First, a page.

SEOUL, South Korea (AP) — North Korean leader Kim Jong Un warned he’s ready to use his nuclear weapons in potential military conflicts with the United States and South Korea, state media said Thursday, as he unleashed fiery rhetoric against rivals he says are pushing the Korean Peninsula to the brink of war.

Kim’s speech to war veterans on the 69th anniversary of the end of the 1950-53 Korean War was apparently meant to boost internal unity in the impoverished country amid pandemic-related economic difficulties. While Kim has increasingly threatened his rivals with nuclear weapons, it’s unlikely that he would use them first against the superior militaries of the U.S. and its allies, observers say.

“Our armed forces are completely prepared to respond to any crisis, and our country’s nuclear war deterrent is also ready to mobilize its absolute power dutifully, exactly and swiftly in accordance with its mission,” Kim said in Wednesday’s speech, according to the official Korean Central News Agency.

He accused the United States of “demonizing” North Korea to justify its hostile policies. Kim said regular U.S.-South Korea military drills that he claimed target the North highlight U.S. “double standards” and “gangster-like” aspects because it brands North Korea’s routine military activities — an apparent reference to its missile tests — as provocations or threats.

Kim also alleged the new South Korean government of President Yoon Suk Yeol is led by “confrontation maniacs” and “gangsters” who have gone further than previous South Korean conservative governments. Since taking office in May, the Yoon government has moved to strengthen Seoul’s military alliance with the United States and bolster its own capacity to neutralize North Korean nuclear threats including a preemptive strike capability.

“Talking about military action against our nation, which possesses absolute weapons that they fear the most, is preposterous and is very dangerous suicidal action,” Kim said. “Such a dangerous attempt will be immediately punished by our powerful strength and the Yoon Suk Yeol government and his military will be annihilated.”

South Korea expressed “deep regret” over Kim’s threat and said it maintains a readiness to cope with any provocation by North Korea in “a powerful, effective manner.”

In a statement read by spokesperson Kang In-sun, Yoon’s presidential national security office said South Korea will safeguard its national security and citizens’ safety based on a solid alliance with the United States. It urged North Korea to return to talks to take steps toward denuclearization.

Earlier Thursday, South Korea’s Defense Ministry repeated its earlier position that it’s been boosting its military capacity and joint defense posture with the United States to cope with escalating North Korean nuclear threats.

In April, Kim said North Korea could preemptively use nuclear weapons if threatened, saying they would “never be confined to the single mission of war deterrent.” Kim’s military has also test-launched nuclear-capable missiles that place both the U.S. mainland and South Korea within striking distance. U.S. and South Korean officials have repeatedly said in the past few months that North Korea is ready to conduct its first nuclear test in five years.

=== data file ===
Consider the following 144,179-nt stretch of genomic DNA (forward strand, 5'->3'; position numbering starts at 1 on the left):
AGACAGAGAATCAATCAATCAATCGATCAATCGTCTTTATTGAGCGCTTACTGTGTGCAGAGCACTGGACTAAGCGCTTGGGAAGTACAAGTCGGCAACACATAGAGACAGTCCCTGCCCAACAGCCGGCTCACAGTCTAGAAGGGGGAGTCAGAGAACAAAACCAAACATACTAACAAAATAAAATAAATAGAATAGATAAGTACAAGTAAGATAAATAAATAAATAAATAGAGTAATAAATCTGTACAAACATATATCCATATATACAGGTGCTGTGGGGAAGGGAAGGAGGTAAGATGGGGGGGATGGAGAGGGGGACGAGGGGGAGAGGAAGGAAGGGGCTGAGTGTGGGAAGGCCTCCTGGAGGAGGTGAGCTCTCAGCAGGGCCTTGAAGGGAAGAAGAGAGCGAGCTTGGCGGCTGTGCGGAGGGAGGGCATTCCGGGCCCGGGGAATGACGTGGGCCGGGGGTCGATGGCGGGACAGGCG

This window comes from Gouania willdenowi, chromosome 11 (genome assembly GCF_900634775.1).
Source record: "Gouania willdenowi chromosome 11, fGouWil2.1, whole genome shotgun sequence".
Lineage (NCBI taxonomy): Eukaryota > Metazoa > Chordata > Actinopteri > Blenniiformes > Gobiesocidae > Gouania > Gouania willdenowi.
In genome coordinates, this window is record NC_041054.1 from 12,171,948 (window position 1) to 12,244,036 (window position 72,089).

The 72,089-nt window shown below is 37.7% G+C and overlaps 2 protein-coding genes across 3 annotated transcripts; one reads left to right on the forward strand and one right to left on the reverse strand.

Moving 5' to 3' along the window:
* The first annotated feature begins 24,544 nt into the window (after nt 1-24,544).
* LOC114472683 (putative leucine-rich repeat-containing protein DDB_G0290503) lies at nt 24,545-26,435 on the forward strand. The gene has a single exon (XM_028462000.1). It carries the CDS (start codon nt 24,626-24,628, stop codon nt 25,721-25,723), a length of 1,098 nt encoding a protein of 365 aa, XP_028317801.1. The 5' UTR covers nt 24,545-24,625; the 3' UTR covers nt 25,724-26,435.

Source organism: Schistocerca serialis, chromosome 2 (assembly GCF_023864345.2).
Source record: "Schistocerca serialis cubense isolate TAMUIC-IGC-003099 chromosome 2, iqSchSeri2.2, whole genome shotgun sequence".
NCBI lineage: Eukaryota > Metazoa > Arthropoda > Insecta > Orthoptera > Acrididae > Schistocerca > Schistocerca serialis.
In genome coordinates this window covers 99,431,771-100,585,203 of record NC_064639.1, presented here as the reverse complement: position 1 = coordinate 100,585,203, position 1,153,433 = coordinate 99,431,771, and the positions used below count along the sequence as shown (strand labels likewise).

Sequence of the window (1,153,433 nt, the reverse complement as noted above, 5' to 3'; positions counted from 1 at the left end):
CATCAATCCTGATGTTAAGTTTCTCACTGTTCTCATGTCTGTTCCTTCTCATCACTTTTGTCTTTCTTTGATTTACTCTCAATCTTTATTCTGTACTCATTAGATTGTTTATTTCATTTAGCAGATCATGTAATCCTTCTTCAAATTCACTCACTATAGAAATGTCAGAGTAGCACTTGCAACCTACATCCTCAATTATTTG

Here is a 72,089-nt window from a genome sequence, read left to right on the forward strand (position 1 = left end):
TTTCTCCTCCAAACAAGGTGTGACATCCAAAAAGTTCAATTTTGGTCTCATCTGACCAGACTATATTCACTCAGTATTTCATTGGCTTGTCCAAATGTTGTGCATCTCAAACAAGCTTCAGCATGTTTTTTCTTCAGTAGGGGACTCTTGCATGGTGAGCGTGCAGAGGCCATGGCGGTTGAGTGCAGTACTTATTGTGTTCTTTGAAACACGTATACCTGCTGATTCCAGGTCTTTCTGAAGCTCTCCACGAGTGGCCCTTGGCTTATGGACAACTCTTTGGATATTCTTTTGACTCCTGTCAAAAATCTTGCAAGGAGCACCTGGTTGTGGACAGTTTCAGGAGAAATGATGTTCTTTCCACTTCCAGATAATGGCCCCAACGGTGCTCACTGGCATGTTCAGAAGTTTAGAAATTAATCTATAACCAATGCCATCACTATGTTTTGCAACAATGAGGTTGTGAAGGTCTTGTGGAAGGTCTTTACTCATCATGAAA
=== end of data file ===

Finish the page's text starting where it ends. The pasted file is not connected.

Kim is seeking greater public support as his country’s economy has been battered by pandemic-related border shutdowns, U.S.-led sanctions and his own mismanagement. In May, North Korea also admitted to its first COVID-19 outbreak, though the scale of illness and death is widely disputed in a country that lacks the modern medical capacity to handle it.

“Kim’s rhetoric inflates external threats to justify his militarily focused and economically struggling regime,” said Leif-Eric Easley, a professor at Ewha University in Seoul. “North Korea’s nuclear and missile programs are in violation of international law, but Kim tries to depict his destabilizing arms buildup as a righteous effort at self-defense.”

Experts say North Korea will likely intensify its threats against the U.S. and South Korea as the allies prepare to expand summertime exercises. In recent years, the South Korean and U.S. militaries have canceled or downsized some of their regular exercises due to concerns about COVID-19 and to support now-stalled U.S.-led diplomacy aimed at convincing North Korea to give up its nuclear program in return for economic and political benefits.

During Wednesday’s speech, Kim said his government recently set tasks to improve its military capability more speedily to respond to military pressure campaigns by its enemies, suggesting that he intends to go ahead with an expected nuclear test.

But Cheong Seong-Chang at the private Sejong Institute in South Korea said North Korea won’t likely conduct its nuclear test before China, its major ally and biggest aid benefactor, holds its Communist Party convention in the autumn. He said China worries that a North Korean nuclear test could give the United States a justification to boost its security partnerships with its allies that it could use to check Chinese influence in the region.

North Korea recently said it is moving to overcome the COVID-19 outbreak amid plummeting fever cases, but experts say it’s unclear if the country can lift its strict restrictions soon because it could face a viral resurgence later this year. During Wednesday’s event, Kim, veterans and others didn’t wear masks, state media photos showed. On Thursday, North Korea reported 11 fever cases, a huge drop from the peak of about 400,000 a day in May.

North Korea has rejected U.S. and South Korean offers for medical relief items. It has also said it won’t return to talks with the United States unless it first abandons its hostile polices on the North, in an apparent reference to U.S.-led sanctions and U.S.-South Korean military drills.